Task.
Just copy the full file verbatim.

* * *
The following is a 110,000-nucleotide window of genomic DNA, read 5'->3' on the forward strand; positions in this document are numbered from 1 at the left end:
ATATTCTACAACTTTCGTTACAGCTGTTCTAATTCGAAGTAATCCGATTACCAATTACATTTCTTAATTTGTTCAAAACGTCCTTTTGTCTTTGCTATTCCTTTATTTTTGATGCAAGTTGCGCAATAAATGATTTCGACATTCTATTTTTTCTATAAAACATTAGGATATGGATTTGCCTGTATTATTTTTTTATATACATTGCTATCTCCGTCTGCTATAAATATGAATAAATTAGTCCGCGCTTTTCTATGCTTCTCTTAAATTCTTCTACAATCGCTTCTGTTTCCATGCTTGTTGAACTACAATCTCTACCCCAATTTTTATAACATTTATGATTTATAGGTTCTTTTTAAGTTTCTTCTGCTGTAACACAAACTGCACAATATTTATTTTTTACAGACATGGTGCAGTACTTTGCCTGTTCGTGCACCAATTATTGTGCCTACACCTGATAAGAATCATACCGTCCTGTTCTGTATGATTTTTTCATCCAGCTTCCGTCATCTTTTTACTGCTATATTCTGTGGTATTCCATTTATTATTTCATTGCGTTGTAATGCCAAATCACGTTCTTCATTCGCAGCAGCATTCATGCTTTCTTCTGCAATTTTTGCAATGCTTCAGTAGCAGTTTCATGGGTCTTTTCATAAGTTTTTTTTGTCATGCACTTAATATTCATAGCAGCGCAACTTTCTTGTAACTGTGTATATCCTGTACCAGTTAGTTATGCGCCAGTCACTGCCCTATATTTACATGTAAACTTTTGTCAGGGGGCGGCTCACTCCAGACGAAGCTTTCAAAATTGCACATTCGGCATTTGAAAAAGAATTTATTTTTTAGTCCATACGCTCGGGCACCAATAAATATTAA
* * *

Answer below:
The following is a 110,000-nucleotide window of genomic DNA, read 5'->3' on the forward strand; positions in this document are numbered from 1 at the left end:
ATATTCTACAACTTTCGTTACAGCTGTTCTAATTCGAAGTAATCCGATTACCAATTACATTTCTTAATTTGTTCAAAACGTCCTTTTGTCTTTGCTATTCCTTTATTTTTGATGCAAGTTGCGCAATAAATGATTTCGACATTCTATTTTTTCTATAAAACATTAGGATATGGATTTGCCTGTATTATTTTTTTATATACATTGCTATCTCCGTCTGCTATAAATATGAATAAATTAGTCCGCGCTTTTCTATGCTTCTCTTAAATTCTTCTACAATCGCTTCTGTTTCCATGCTTGTTGAACTACAATCTCTACCCCAATTTTTATAACATTTATGATTTATAGGTTCTTTTTAAGTTTCTTCTGCTGTAACACAAACTGCACAATATTTATTTTTTACAGACATGGTGCAGTACTTTGCCTGTTCGTGCACCAATTATTGTGCCTACACCTGATAAGAATCATACCGTCCTGTTCTGTATGATTTTTTCATCCAGCTTCCGTCATCTTTTTACTGCTATATTCTGTGGTATTCCATTTATTATTTCATTGCGTTGTAATGCCAAATCACGTTCTTCATTCGCAGCAGCATTCATGCTTTCTTCTGCAATTTTTGCAATGCTTCAGTAGCAGTTTCATGGGTCTTTTCATAAGTTTTTTTTGTCATGCACTTAATATTCATAGCAGCGCAACTTTCTTGTAACTGTGTATATCCTGTACCAGTTAGTTATGCGCCAGTCACTGCCCTATATTTACATGTAAACTTTTGTCAGGGGGCGGCTCACTCCAGACGAAGCTTTCAAAATTGCACATTCGGCATTTGAAAAAGAATTTATTTTTTAGTCCATACGCTCGGGCACCAATAAATATTAA